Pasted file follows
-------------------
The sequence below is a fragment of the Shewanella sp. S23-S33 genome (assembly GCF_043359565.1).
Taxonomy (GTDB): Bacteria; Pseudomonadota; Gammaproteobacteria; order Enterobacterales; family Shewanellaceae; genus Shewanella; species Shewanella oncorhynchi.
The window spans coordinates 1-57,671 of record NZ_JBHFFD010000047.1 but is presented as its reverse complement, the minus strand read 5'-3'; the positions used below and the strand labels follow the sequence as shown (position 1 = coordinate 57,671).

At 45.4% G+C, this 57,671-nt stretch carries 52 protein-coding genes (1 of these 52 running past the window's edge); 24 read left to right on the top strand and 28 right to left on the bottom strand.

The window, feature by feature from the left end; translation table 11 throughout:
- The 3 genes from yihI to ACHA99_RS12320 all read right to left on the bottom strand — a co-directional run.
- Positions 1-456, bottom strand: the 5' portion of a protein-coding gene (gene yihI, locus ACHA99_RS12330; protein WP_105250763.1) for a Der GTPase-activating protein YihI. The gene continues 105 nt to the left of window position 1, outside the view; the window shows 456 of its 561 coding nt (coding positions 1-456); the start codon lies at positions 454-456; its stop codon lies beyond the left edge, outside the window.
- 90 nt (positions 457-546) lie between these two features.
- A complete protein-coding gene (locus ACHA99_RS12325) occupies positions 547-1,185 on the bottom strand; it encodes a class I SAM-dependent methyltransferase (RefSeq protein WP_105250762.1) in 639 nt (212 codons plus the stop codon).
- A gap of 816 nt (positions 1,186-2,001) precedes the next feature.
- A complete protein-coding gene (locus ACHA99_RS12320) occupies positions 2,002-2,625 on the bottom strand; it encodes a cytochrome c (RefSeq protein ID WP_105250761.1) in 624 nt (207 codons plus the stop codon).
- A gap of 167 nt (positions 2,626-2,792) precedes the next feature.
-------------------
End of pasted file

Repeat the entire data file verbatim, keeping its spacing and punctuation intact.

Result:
The sequence below is a fragment of the Shewanella sp. S23-S33 genome (assembly GCF_043359565.1).
Taxonomy (GTDB): Bacteria; Pseudomonadota; Gammaproteobacteria; order Enterobacterales; family Shewanellaceae; genus Shewanella; species Shewanella oncorhynchi.
The window spans coordinates 1-57,671 of record NZ_JBHFFD010000047.1 but is presented as its reverse complement, the minus strand read 5'-3'; the positions used below and the strand labels follow the sequence as shown (position 1 = coordinate 57,671).

At 45.4% G+C, this 57,671-nt stretch carries 52 protein-coding genes (1 of these 52 running past the window's edge); 24 read left to right on the top strand and 28 right to left on the bottom strand.

The window, feature by feature from the left end; translation table 11 throughout:
- The 3 genes from yihI to ACHA99_RS12320 all read right to left on the bottom strand — a co-directional run.
- Positions 1-456, bottom strand: the 5' portion of a protein-coding gene (gene yihI, locus ACHA99_RS12330; protein WP_105250763.1) for a Der GTPase-activating protein YihI. The gene continues 105 nt to the left of window position 1, outside the view; the window shows 456 of its 561 coding nt (coding positions 1-456); the start codon lies at positions 454-456; its stop codon lies beyond the left edge, outside the window.
- 90 nt (positions 457-546) lie between these two features.
- A complete protein-coding gene (locus ACHA99_RS12325) occupies positions 547-1,185 on the bottom strand; it encodes a class I SAM-dependent methyltransferase (RefSeq protein WP_105250762.1) in 639 nt (212 codons plus the stop codon).
- A gap of 816 nt (positions 1,186-2,001) precedes the next feature.
- A complete protein-coding gene (locus ACHA99_RS12320) occupies positions 2,002-2,625 on the bottom strand; it encodes a cytochrome c (RefSeq protein ID WP_105250761.1) in 624 nt (207 codons plus the stop codon).
- A gap of 167 nt (positions 2,626-2,792) precedes the next feature.